Marketing, PR & Advertising and Technology

Digital surpasses TV in advertising spending

Radio, TV and print advertising see decline of 3 percent, heaviest slump recorded.

December 22, 2017
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Digital advertising spending surpassed television ad spending this year.

According to Magna, a global research outlet for media firm IPG Mediabrands, digital ad sales grew to $209 billion, up from $178 billion last year.

Television, which enjoyed relative success last year due to the Olympics, U.S. presidential election and other events, brought in $186 billion in 2016. This year, television ad sales only brought in $178 billion. Traditional (radio, television and print) advertising sales declined 3 percent to $300 billion this year, which was the heaviest decline recorded.

Print and radio advertisement sales decreased by 11 percent and 1 percent, respectively, this year.

A “more dynamic ad market” in China, Brazil and Russia contributed to Magna’s decision to update its global ad forecast from June, but the U.S. remained mostly unchanged, said Vincent Letang, executive vice president and director of global forecasting at Magna.

In total, Magna predicts the U.S. ad revenue will grow by 3.9 percent for the year.

Ryan Lockwood, the creative director of Fairly Painless Advertising agency in Holland and Grand Rapids, said television advertising is declining because the number of television subscribers has decreased.

“People are not watching less TV, they are just watching it in different places,” Lockwood said. “We do a lot of ads on Hulu and other digital TV services, basically, which are pretty interesting, actually. We can get more targeted and get more information back that we can use to make our campaign more successful.”

Lockwood does both traditional and digital advertisement, which he said hasn’t affected him but challenges the company to be more agile and be able to create short and specific content that can go out on social media and video channels, like YouTube’s six-second ad time slots.

He also said it is less expensive to put out digital ads to the public.

Instead of investing money in traditional advertising, Tim Haines, owner of Holland-based digital marketing firm Symposia Labs, said his company is exclusively a digital advertising and marketing agency.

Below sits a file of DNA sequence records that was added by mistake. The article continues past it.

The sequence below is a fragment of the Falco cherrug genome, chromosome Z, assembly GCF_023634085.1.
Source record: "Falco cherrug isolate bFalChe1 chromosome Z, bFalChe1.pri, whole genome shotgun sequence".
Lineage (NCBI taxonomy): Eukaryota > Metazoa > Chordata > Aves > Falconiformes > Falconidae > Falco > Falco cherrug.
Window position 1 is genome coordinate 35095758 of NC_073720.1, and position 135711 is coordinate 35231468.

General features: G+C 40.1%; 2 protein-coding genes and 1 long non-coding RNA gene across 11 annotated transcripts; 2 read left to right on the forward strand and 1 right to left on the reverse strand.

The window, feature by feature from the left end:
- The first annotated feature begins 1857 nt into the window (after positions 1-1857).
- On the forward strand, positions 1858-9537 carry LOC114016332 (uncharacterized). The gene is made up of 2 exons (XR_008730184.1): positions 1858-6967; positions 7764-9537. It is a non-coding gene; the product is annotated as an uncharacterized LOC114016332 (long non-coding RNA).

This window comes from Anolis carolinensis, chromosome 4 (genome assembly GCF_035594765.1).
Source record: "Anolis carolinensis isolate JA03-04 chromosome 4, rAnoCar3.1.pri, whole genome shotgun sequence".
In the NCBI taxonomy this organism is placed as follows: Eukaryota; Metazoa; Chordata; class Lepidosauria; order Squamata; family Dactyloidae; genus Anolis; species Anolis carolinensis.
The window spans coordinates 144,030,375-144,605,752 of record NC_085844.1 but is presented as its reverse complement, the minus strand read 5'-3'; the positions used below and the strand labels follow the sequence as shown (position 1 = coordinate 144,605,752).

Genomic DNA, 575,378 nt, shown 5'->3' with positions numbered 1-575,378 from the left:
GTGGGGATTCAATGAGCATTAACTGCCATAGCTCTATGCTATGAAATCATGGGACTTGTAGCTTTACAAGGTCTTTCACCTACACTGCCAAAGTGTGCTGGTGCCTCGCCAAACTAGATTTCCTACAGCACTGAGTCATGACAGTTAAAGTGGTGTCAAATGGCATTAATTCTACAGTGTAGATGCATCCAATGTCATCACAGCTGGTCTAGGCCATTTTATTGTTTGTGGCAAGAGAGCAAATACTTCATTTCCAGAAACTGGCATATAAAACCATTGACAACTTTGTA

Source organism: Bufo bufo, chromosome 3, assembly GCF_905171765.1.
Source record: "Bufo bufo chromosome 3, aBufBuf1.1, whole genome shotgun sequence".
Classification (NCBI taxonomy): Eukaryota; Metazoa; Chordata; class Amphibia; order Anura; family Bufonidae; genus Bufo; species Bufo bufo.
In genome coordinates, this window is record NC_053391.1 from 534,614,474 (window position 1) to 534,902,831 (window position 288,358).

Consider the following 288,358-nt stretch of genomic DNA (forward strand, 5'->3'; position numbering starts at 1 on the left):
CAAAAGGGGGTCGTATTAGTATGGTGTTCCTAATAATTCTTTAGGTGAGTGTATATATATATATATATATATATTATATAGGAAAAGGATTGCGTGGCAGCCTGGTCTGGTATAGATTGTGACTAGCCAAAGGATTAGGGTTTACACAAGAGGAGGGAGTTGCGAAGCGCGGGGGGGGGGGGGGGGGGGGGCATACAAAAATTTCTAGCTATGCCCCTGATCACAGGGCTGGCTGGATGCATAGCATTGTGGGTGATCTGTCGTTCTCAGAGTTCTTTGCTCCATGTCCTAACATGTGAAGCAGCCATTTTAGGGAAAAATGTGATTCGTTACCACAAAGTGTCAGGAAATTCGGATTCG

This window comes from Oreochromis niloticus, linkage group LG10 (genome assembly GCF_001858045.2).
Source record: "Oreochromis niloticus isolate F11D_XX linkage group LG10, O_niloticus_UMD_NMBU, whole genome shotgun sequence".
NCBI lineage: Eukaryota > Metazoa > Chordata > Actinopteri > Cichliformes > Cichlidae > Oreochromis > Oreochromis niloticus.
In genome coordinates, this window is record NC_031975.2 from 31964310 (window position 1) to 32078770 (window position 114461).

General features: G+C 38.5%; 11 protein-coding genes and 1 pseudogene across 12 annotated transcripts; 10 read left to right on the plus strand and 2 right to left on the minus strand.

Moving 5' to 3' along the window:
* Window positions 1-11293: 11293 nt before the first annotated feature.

Haines said the ads the company creates are placed on social media and other channels.

“On the page side, it would primarily be Facebook advertising, Instagram advertising, Google AdWords,” Haines said. “So we cover all the channels like email, marketing, changes to website funnels and working directly with the customers’ retention systems.”

The company reported over a quarter of a million dollars was spent on digital advertising on behalf of its clients this year. Haines said that was five times the amount that was spent in 2016.

The increase in digital advertisements is more useful because of the tracking that is involved, according to Conner Hammersmith, a digital media manager at Stevens Advertising in Grand Rapids.

“Everything is tracked from the amount of time an ad was seen, clicked, and it monitors how many people completed that conversion action that the ad is trying to call out,” Hammersmith said.

Hammersmith said that in 2017, the company used 76 percent of its budget on traditional ads and 24 percent was spent on creating digital content. However, he said the company also has clients who place their digital media in-house.

Diane Rivard has over 30 years of traditional advertising experience, and she is the traditional media director for Stevens. She said television still is the way many people look at their ads.

“All the headlines are always about the death of TV, but again, we need to look at the age groups,” Rivard said. “Typically, once we start getting to 35 and older, the audience still is very much in tune with television and the other traditional media. So, we can’t forget those pools, like the baby boomers, we don't want to forget about them.”

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